Make your home page

The Morning Bell: STEM in Washington Township schools

Morning Bell: STEM in Washington Township schools

INDIANAPOLIS (WISH) — Every month, WISH-TV highlights a local school district with “The Morning Bell,” a conversation focused on new or exciting programs and accomplishments within Indiana schools.

On Monday, staff from the Washington Township Metropolitan School District joined News 8 at Daybreak to talk about the emphasis on STEM, or science, technology, engineering, and mathematics, in the district.

Tim Blom, the director of teaching and learning for grades K-5, and Nataki Pettigrew, the chief academic and DEI officer in the district, spoke about the importance of science, technology, engineering, and math for students of all ages.

Pettigrew, who has a doctorate in education, says the world has changed, and to be globally competitive, kids should be prepared for STEM.

“There’s so many opportunities in science and technology,” Pettigrew said. “So we’ve got to think of kids that – perhaps they don’t know what they want to do as a child, perhaps they’re exposed to STEM and it clarifies and solidifies what they want to do. Or perhaps you have kids that say, ‘You know, when I’m an adult, I’m going to be a doctor or an engineer,’ and then STEM solidifies that for them. So, STEM is so important for our district because we want kids to be globally competitive and to be able to fulfill those jobs of tomorrow.”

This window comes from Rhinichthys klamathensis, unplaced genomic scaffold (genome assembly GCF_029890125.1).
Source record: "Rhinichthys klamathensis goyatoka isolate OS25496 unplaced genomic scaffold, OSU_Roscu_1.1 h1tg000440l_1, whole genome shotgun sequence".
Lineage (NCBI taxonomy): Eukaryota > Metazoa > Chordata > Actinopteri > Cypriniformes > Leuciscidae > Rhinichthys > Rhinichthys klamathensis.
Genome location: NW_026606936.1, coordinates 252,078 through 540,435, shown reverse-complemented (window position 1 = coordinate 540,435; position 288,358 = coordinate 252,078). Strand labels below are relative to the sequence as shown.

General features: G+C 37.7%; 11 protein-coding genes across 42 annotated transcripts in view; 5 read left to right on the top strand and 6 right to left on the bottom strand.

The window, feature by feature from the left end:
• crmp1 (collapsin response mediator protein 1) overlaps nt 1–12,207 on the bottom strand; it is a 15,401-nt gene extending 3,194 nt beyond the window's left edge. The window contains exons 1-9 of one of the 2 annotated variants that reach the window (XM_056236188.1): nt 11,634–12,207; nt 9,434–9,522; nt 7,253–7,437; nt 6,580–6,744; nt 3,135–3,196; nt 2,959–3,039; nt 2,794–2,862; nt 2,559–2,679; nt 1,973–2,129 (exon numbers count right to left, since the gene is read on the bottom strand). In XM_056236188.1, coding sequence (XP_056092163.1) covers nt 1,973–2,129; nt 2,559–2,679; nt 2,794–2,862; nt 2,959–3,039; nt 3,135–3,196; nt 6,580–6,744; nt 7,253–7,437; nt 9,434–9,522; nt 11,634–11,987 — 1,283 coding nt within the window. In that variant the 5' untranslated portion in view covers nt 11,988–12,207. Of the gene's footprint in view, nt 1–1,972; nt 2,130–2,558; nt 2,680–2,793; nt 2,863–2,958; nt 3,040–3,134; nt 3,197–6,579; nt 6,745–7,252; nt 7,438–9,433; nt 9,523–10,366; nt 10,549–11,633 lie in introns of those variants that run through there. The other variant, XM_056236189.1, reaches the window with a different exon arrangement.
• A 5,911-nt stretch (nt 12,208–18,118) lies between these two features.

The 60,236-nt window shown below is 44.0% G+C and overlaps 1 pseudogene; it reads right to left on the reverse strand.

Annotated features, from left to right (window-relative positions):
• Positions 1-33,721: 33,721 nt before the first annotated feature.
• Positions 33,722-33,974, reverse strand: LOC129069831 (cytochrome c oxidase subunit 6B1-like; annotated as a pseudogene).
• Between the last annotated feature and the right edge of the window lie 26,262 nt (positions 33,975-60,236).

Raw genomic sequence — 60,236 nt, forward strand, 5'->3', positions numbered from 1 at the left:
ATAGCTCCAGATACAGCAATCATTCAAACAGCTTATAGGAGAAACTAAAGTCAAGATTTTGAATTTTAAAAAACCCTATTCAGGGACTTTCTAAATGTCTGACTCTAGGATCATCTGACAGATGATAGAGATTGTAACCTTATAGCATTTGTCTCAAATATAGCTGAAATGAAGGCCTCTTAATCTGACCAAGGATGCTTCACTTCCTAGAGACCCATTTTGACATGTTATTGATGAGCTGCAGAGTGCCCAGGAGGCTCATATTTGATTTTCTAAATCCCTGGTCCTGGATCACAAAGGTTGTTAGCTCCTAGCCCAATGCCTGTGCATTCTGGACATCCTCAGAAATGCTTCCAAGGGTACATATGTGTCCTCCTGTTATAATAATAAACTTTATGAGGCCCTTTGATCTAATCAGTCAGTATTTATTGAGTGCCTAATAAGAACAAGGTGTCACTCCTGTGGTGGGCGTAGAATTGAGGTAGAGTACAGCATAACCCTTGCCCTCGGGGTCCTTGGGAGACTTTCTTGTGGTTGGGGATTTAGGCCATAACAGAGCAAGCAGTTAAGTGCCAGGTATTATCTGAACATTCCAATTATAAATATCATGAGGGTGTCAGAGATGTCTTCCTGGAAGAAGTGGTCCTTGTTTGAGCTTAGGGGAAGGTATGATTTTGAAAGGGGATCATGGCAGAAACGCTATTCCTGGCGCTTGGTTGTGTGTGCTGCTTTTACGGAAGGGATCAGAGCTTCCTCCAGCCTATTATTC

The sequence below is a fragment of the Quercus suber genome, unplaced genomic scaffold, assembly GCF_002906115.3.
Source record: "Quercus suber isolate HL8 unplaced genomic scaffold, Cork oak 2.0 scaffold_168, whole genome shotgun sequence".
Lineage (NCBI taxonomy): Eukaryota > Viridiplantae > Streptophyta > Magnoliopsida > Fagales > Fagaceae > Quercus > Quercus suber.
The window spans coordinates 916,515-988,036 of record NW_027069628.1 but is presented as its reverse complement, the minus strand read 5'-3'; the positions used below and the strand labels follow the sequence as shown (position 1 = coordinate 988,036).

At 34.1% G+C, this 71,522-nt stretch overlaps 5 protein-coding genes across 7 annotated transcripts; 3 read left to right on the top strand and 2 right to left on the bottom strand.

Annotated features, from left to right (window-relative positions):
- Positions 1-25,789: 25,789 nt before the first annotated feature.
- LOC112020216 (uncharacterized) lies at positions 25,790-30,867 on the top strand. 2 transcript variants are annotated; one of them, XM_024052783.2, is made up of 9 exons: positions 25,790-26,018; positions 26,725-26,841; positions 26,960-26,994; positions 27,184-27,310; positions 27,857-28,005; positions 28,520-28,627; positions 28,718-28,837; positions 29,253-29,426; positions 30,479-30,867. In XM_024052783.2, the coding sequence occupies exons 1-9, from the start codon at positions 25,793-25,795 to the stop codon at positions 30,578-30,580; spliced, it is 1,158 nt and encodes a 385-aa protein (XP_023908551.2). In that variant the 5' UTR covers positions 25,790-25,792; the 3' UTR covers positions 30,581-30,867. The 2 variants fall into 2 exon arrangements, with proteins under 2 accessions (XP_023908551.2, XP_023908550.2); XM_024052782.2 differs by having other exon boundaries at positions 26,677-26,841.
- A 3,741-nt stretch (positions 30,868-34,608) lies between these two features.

The district starts students in STEM courses in elementary school, then grows their exposure and opportunities in middle and high school.

“We have a technology class that all of our students experience on a weekly basis.,” Blom said. “They’re learning the fundamentals of computer science, they’re coding. We even have 3D printers in some of our classrooms, so, students are doing the whole design-to-print process.”

Blom added that the district adopted a new science curriculum for the 2023-24 school year to provide more hands-on experiences. “We just think it’s really important that we’re setting our youngest students up for what they’ll be able to experience when they get to our middle schools and high schools,” he said.

Through community-supported referendums in 2016 and 2020, the district was able to help fund enhanced learning opportunities for students. This includes upgrades to teaching and learning spaces, and in some cases, new school buildings.

“We’re grateful to our community for voting for this referendum. So, we have redesigned our learning spaces, we have labs, we have two new elementary schools, a new middle school, and the expansive project in North Central that will allow students to work collaboratively in the way that we would like to see in STEM,” Pettigrew said.

Watch the video in this story to see the full interview.